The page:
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Saturday, June 23, 2012

Development - Extrapolated Science in Science Fiction, yet more Accuracy

23 June 2012, Development - Extrapolated Science in Science Fiction, yet more Accuracy

Introduction: I wrote the novel Aksinya: Enchantment and the Daemon. This was my 21st novel and through this blog, I gave you the entire novel in installments that included commentary on the writing. In the commentary, in addition to other general information on writing, I explained, how the novel was constructed, the metaphors and symbols in it, the writing techniques and tricks I used, and the way I built the scenes. You can look back through this blog and read the entire novel beginning with

I'm using this novel as an example of how I produce, market, and eventually (we hope) get a novel published. I'll keep you informed along the way.
Today's Blog: To see the steps in the publication process, visit my writing website and select "production schedule," you will be sent to

I wrote in detail about how to study history and culture to write historical fiction. That moved to how to write about culture in science fiction, and now, I am exploring how to study to write science fiction.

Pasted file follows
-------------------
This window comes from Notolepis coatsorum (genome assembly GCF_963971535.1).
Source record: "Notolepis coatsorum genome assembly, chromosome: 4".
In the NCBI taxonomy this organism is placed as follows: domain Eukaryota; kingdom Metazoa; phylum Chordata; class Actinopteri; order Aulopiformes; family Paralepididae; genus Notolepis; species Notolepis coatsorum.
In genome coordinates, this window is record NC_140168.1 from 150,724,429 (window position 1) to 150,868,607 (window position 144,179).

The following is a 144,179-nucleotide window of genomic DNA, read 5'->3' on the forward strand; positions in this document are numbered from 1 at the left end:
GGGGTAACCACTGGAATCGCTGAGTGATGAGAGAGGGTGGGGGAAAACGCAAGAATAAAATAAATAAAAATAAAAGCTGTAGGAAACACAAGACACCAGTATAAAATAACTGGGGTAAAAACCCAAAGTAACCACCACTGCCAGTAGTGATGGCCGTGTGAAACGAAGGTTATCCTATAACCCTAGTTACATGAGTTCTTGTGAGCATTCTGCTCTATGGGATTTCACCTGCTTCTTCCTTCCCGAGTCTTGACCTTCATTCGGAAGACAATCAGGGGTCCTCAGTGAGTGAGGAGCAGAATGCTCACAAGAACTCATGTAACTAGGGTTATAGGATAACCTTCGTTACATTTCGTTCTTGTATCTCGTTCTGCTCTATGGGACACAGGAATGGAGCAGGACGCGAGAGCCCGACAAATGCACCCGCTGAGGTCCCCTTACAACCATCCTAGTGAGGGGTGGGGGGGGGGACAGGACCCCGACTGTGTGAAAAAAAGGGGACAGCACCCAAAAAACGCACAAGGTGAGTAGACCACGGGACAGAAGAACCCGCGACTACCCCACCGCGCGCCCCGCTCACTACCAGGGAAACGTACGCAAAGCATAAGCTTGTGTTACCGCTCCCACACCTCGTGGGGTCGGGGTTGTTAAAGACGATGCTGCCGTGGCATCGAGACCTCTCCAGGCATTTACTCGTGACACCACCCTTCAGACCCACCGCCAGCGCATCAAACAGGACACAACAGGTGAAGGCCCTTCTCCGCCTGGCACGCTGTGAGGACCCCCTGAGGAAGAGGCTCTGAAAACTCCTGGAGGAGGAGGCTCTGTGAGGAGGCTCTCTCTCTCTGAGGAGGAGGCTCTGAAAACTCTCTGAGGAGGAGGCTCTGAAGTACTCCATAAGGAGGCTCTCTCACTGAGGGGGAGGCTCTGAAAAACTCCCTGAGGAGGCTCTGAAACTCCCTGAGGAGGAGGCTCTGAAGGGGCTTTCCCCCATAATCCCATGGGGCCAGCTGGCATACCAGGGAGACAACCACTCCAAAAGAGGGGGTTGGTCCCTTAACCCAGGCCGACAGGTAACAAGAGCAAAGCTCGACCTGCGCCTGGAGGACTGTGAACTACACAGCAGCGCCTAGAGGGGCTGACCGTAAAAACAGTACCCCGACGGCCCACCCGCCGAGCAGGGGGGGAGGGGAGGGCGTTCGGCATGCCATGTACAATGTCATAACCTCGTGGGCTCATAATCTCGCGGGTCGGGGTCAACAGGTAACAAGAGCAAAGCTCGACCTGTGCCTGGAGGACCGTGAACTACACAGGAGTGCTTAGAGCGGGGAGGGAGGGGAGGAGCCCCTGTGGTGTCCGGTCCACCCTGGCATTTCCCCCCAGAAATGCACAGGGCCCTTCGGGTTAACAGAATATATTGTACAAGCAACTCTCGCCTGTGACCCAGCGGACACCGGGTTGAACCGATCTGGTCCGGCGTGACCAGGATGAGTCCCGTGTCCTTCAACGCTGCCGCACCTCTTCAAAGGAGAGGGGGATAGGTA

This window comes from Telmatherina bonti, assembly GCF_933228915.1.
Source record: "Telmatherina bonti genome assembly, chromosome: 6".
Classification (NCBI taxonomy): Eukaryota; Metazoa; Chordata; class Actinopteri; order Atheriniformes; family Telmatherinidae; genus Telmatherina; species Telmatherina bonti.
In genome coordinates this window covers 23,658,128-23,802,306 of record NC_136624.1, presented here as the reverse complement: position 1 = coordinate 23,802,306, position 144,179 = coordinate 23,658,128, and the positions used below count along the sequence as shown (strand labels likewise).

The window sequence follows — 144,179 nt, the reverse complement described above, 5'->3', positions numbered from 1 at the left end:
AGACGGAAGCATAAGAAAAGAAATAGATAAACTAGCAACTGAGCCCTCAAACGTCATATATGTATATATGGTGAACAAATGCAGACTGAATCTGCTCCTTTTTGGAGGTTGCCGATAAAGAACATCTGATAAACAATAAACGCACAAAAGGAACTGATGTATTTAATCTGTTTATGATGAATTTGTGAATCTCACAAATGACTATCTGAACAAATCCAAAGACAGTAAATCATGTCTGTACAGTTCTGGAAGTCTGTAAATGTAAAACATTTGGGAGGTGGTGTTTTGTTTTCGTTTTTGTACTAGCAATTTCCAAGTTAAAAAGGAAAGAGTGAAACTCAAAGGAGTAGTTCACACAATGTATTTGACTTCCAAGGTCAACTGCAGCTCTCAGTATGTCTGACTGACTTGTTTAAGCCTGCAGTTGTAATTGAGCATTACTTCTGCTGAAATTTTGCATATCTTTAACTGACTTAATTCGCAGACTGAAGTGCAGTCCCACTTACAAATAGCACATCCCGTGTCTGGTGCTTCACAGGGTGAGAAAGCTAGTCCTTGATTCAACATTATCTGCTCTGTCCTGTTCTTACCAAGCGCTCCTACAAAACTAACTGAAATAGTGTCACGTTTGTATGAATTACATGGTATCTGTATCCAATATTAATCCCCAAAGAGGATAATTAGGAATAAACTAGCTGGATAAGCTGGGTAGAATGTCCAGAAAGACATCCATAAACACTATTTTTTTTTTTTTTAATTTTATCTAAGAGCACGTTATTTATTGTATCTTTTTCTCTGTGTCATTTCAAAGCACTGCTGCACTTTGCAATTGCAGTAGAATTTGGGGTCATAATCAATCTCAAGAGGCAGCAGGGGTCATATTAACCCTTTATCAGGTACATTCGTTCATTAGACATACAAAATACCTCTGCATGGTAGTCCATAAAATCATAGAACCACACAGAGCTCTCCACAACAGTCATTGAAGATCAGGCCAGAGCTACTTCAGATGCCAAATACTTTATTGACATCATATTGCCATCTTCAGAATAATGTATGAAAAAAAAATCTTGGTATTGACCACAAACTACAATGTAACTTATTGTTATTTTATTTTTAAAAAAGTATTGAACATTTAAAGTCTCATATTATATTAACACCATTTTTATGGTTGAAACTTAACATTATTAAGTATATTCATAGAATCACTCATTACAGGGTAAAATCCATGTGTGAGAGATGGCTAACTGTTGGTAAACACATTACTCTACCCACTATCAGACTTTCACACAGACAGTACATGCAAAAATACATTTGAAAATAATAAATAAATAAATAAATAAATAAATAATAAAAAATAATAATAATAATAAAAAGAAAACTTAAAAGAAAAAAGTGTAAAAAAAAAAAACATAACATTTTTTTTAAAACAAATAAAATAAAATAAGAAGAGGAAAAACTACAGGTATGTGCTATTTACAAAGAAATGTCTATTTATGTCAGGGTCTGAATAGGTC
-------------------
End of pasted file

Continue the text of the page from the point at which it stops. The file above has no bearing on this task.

Fourth, who accomplished the research and wrote the study.  I've read a lot of modern studies written by lawyers without a shred of research.  These aren't peer reviewed papers, and they couldn't be peer reviewed.  These papers are written for a specific purpose, to win lawsuits and to affect public opinion.  These studies usually don't have any research behind them.  An example are the autism to thermisol (vaccination preservative) link papers.  All real papers (peer reviewed, based on research, good sample size) on this subject show no link between thermisol and autism--in fact, the largest sample size studies showed children who didn't get vaccinations had higher rates of autism.  The point is that law firms wrote the papers that showed a link to get them into the system, and they are not scientifically acceptable.  Anyone with any degree of scientific training can see that these are false papers, but many newspaper writers, news people, and the unscientifically trained don't have a clue.

Other examples of these kinds of papers are generated by groups with a specific bias.  For example, Greenpeace as well as other radical environmental groups routinely use false papers to try to interject incorrect and inaccurate science.  I'll write about that tomorrow.

The next thing to look at is the results within a proper context.

I'll write more about science in science fiction tomorrow.

I'll repeat my published novel websites so you can see more examples:, and the individual novel websites:,,,,, and

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